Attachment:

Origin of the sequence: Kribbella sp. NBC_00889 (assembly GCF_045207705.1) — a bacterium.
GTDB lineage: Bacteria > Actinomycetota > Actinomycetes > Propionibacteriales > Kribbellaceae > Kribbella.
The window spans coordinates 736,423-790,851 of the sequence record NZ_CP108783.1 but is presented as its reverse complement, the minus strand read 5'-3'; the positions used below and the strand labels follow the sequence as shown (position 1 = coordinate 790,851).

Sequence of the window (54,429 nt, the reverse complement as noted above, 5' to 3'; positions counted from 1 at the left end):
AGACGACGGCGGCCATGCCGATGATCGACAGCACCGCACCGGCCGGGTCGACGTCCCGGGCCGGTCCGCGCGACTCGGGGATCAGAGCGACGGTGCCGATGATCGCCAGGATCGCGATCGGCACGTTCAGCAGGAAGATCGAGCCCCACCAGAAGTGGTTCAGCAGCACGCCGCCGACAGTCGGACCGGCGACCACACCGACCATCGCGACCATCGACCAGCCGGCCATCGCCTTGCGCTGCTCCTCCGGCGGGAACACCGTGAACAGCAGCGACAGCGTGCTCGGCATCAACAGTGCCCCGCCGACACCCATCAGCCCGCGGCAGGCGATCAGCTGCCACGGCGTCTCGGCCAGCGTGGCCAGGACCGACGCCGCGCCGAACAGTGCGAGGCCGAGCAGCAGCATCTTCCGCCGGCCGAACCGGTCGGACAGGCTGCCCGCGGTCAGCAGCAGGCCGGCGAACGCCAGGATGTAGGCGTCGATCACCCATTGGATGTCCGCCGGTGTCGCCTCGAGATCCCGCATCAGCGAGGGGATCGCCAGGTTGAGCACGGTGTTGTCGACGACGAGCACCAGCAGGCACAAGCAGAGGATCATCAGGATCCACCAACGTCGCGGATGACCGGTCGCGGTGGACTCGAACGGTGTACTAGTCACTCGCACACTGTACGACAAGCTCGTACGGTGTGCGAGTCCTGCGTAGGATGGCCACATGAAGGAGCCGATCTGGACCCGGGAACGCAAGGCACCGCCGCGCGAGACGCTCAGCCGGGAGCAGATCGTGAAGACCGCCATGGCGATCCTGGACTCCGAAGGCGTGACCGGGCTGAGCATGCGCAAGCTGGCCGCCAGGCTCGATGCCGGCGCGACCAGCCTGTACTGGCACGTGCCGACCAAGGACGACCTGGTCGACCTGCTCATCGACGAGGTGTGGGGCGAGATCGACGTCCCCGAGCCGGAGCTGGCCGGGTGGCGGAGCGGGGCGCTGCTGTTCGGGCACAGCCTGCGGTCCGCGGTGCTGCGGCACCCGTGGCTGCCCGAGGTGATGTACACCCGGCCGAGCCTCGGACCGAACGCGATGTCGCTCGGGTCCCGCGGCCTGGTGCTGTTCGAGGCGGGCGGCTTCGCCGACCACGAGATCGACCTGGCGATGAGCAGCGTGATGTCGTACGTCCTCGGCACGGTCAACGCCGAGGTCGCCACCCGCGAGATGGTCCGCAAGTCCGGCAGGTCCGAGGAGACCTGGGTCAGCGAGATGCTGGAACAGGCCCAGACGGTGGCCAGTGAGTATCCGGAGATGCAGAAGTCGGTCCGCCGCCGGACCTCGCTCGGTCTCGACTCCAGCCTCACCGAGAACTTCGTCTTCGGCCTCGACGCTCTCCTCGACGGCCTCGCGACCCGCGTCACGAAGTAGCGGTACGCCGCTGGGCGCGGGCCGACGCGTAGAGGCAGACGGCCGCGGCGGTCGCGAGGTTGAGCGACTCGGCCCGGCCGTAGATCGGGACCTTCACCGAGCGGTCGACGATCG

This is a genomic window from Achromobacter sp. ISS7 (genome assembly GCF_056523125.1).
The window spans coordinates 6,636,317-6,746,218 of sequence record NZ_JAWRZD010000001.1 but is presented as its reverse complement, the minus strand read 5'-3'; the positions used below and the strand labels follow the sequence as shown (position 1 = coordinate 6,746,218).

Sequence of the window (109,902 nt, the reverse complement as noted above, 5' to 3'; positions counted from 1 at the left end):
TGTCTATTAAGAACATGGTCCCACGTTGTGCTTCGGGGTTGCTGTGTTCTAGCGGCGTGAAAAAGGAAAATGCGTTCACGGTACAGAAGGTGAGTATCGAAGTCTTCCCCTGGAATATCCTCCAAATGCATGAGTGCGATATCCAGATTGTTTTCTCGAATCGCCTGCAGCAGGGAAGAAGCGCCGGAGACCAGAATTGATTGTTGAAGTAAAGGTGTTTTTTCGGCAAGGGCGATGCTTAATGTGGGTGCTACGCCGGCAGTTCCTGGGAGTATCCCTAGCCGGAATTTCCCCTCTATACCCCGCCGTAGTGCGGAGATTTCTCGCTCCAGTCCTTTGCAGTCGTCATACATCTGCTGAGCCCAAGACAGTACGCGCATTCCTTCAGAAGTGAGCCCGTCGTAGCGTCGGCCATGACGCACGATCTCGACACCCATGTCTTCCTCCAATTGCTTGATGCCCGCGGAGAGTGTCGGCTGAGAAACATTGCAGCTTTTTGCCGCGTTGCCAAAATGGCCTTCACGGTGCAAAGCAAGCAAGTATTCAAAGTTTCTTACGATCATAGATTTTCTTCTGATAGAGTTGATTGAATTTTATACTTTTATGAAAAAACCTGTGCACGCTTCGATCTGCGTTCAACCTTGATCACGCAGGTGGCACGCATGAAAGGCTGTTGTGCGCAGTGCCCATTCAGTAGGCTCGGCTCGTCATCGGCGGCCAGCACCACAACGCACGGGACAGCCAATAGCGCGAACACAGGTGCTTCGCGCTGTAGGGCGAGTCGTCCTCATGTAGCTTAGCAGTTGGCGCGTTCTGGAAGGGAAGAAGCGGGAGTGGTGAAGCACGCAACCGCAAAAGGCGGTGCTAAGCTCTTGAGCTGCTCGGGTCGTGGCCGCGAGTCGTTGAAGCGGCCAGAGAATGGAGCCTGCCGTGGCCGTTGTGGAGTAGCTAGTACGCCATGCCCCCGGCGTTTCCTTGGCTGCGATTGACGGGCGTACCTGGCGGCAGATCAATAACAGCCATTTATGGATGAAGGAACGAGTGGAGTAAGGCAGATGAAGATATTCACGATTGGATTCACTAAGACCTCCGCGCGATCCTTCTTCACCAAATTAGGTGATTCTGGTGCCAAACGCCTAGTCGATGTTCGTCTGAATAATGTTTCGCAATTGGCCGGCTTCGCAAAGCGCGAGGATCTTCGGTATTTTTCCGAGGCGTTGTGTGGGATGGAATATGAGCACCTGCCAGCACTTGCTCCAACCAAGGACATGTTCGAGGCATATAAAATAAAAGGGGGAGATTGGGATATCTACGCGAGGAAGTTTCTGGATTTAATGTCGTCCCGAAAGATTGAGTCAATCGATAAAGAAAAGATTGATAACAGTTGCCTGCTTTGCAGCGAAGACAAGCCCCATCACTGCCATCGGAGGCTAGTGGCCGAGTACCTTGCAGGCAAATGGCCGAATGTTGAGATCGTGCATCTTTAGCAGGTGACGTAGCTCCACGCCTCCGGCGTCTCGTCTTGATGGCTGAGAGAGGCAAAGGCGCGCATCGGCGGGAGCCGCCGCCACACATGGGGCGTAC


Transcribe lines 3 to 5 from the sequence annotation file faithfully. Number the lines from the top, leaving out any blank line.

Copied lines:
The window spans coordinates 736,423-790,851 of the sequence record NZ_CP108783.1 but is presented as its reverse complement, the minus strand read 5'-3'; the positions used below and the strand labels follow the sequence as shown (position 1 = coordinate 790,851).

Sequence of the window (54,429 nt, the reverse complement as noted above, 5' to 3'; positions counted from 1 at the left end):
AGACGACGGCGGCCATGCCGATGATCGACAGCACCGCACCGGCCGGGTCGACGTCCCGGGCCGGTCCGCGCGACTCGGGGATCAGAGCGACGGTGCCGATGATCGCCAGGATCGCGATCGGCACGTTCAGCAGGAAGATCGAGCCCCACCAGAAGTGGTTCAGCAGCACGCCGCCGACAGTCGGACCGGCGACCACACCGACCATCGCGACCATCGACCAGCCGGCCATCGCCTTGCGCTGCTCCTCCGGCGGGAACACCGTGAACAGCAGCGACAGCGTGCTCGGCATCAACAGTGCCCCGCCGACACCCATCAGCCCGCGGCAGGCGATCAGCTGCCACGGCGTCTCGGCCAGCGTGGCCAGGACCGACGCCGCGCCGAACAGTGCGAGGCCGAGCAGCAGCATCTTCCGCCGGCCGAACCGGTCGGACAGGCTGCCCGCGGTCAGCAGCAGGCCGGCGAACGCCAGGATGTAGGCGTCGATCACCCATTGGATGTCCGCCGGTGTCGCCTCGAGATCCCGCATCAGCGAGGGGATCGCCAGGTTGAGCACGGTGTTGTCGACGACGAGCACCAGCAGGCACAAGCAGAGGATCATCAGGATCCACCAACGTCGCGGATGACCGGTCGCGGTGGACTCGAACGGTGTACTAGTCACTCGCACACTGTACGACAAGCTCGTACGGTGTGCGAGTCCTGCGTAGGATGGCCACATGAAGGAGCCGATCTGGACCCGGGAACGCAAGGCACCGCCGCGCGAGACGCTCAGCCGGGAGCAGATCGTGAAGACCGCCATGGCGATCCTGGACTCCGAAGGCGTGACCGGGCTGAGCATGCGCAAGCTGGCCGCCAGGCTCGATGCCGGCGCGACCAGCCTGTACTGGCACGTGCCGACCAAGGACGACCTGGTCGACCTGCTCATCGACGAGGTGTGGGGCGAGATCGACGTCCCCGAGCCGGAGCTGGCCGGGTGGCGGAGCGGGGCGCTGCTGTTCGGGCACAGCCTGCGGTCCGCGGTGCTGCGGCACCCGTGGCTGCCCGAGGTGATGTACACCCGGCCGAGCCTCGGACCGAACGCGATGTCGCTCGGGTCCCGCGGCCTGGTGCTGTTCGAGGCGGGCGGCTTCGCCGACCACGAGATCGACCTGGCGATGAGCAGCGTGATGTCGTACGTCCTCGGCACGGTCAACGCCGAGGTCGCCACCCGCGAGATGGTCCGCAAGTCCGGCAGGTCCGAGGAGACCTGGGTCAGCGAGATGCTGGAACAGGCCCAGACGGTGGCCAGTGAGTATCCGGAGATGCAGAAGTCGGTCCGCCGCCGGACCTCGCTCGGTCTCGACTCCAGCCTCACCGAGAACTTCGTCTTCGGCCTCGACGCTCTCCTCGACGGCCTCGCGACCCGCGTCACGAAGTAGCGGTACGCCGCTGGGCGCGGGCCGACGCGTAGAGGCAGACGGCCGCGGCGGTCGCGAGGTTGAGCGACTCGGCCCGGCCGTAGATCGGGACCTTCACCGAGCGGTCGACGATCG